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Venezuela 2-0 Trinidad & Tobago – International Friendly (14 October 2019)

Another routine victory for Venezuela. Below, @DarrenSpherical recounts La Vinotinto’s welcome dalliance with consistency…

International Friendly

Monday 14 October 2019 – Estadio Olímpico de la UCV, Caracas, Venezuela

Venezuela 2-0 Trinidad & Tobago

Video Highlights of Venezuela 2-0 Trinidad & Tobago, International Friendly, 14 October 2019 (YouTube)

Two Triumphs in a Row for Early-Rising Vinotinto

Following on from their 4-1 win over Bolivia in the same stadium, Venezuela ran out comfortable victors in their second consecutive game on caraqueño soil.

Prior to the opening whistle, Tomás Rincón was honoured on the pitch ahead of what was to be his 100th game for the national team. Subsequently, entirely in keeping with the chief characteristics of their captain, the burgundy boys put in a committed and disciplined performance, effectively putting the game out of sight before the quarter-hour mark.

Indeed, from the off, Venezuela took the game to their Caribbean opponents. Salomón Rondón could well have put the hosts ahead after just six minutes when he anticipated and controlled Rolf Feltscher’s cross, but his blasted strike was too close to goalkeeper Adrian Foncette. However, it would only be another five minutes before the country’s all-time record goalscorer could right this wrong: following on from a low right-sided cross by Darwin Machís, the ball found the striker’s feet and he converted from inside the six-yard-box to make it 1-0. Then, barely two minutes later, Granada attacker Machís also continued his recent spell of good form by doubling the lead after cutting inside from the left and, from just outside the area, striking with his right boot. In all honesty, Foncette should have easily stopped this admittedly-wicked, low drive, but this thought certainly did not trouble the La Liga man as he celebrated his third goal in as many games for club and country.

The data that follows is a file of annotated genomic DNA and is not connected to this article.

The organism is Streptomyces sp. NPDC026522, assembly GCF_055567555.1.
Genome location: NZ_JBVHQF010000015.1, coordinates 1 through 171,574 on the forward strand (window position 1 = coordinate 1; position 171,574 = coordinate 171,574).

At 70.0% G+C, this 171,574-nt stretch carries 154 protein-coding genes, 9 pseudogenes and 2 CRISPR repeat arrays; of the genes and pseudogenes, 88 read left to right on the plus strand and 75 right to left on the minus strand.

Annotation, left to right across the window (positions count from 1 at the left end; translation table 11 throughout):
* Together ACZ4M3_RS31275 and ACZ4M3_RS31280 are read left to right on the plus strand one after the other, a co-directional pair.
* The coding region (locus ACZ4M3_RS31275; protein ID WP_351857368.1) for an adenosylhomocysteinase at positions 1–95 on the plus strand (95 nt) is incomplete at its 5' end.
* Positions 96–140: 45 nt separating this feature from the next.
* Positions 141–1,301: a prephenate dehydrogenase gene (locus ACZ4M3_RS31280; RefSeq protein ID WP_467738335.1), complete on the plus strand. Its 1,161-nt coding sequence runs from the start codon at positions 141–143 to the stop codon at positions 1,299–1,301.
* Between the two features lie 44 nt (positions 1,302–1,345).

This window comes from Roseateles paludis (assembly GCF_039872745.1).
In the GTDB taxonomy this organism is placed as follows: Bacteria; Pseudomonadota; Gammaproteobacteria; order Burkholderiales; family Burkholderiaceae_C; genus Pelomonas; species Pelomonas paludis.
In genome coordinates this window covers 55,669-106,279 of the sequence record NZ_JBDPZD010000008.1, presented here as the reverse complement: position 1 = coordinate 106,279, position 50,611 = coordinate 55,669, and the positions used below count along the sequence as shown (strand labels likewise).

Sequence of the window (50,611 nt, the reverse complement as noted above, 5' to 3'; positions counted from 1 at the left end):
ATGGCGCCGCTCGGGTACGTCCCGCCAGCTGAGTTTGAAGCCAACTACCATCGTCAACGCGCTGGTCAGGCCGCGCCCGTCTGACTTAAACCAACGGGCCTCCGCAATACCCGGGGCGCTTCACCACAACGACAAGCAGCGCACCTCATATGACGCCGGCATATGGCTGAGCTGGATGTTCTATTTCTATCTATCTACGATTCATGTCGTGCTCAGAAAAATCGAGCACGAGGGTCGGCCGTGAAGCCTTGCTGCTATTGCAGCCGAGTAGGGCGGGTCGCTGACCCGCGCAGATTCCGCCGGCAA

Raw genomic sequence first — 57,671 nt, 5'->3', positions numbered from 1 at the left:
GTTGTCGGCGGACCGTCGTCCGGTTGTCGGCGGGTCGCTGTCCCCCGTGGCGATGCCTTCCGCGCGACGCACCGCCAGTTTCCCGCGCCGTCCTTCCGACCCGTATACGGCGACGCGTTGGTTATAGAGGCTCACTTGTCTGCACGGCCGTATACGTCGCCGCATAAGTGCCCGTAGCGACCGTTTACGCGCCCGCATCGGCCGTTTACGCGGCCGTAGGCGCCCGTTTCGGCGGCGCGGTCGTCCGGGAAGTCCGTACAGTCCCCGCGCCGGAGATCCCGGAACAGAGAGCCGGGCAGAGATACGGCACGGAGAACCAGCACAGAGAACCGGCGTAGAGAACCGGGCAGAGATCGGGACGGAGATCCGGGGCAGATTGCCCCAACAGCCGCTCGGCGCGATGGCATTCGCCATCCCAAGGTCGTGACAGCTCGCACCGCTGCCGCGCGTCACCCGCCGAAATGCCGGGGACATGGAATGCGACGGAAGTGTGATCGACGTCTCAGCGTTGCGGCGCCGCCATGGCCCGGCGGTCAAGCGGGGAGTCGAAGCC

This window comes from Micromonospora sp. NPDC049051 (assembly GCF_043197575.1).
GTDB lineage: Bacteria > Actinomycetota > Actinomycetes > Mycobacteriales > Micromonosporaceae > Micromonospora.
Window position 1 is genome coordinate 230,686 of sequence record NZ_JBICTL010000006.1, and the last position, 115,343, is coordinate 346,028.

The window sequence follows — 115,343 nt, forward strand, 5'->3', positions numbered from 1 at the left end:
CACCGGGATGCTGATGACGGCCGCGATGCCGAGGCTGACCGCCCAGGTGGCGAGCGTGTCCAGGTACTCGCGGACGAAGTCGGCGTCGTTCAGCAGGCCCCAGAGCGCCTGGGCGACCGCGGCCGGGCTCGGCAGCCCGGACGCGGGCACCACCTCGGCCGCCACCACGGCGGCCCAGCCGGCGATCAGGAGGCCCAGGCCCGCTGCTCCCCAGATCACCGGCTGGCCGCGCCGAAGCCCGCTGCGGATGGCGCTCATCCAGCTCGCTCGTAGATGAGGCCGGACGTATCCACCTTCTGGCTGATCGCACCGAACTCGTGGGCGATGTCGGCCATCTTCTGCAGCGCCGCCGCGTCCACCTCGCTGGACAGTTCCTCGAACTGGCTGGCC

Subsequently, Rafael Dudamel’s team continued to probe, but their actual attempts on goal amounted to little more than a low Rómulo Otero strike that was parried and a Machís cross-shot that narrowly eluded his team-mates in the area.

During this period, Trinidad & Tobago did sometimes manage to alleviate the pressure on their defence and get forward, though without really troubling Wuilker Fariñez’s goal. That is, until the end of the half when they had two chances in quick succession: first, in the 43rd minute when, after a low cross evaded the sliding studs of Levi Garcia by a matter of centimetres, Marcus Joseph struck a left-footed effort from inside the area; this may have grazed the gloves of Fariñez but it was nevertheless always arcing wide of the target. Then, in stoppage-time, Garcia launched a free-kick from distance that deflected off a Venezuelan head, forcing the Millonarios stopper to force the ball over the bar.

Minus the goals, the second half was not too dissimilar in terms of the overall play but, owing to the home side’s clear superiority and two-goal advantage, lacked dramatic tension.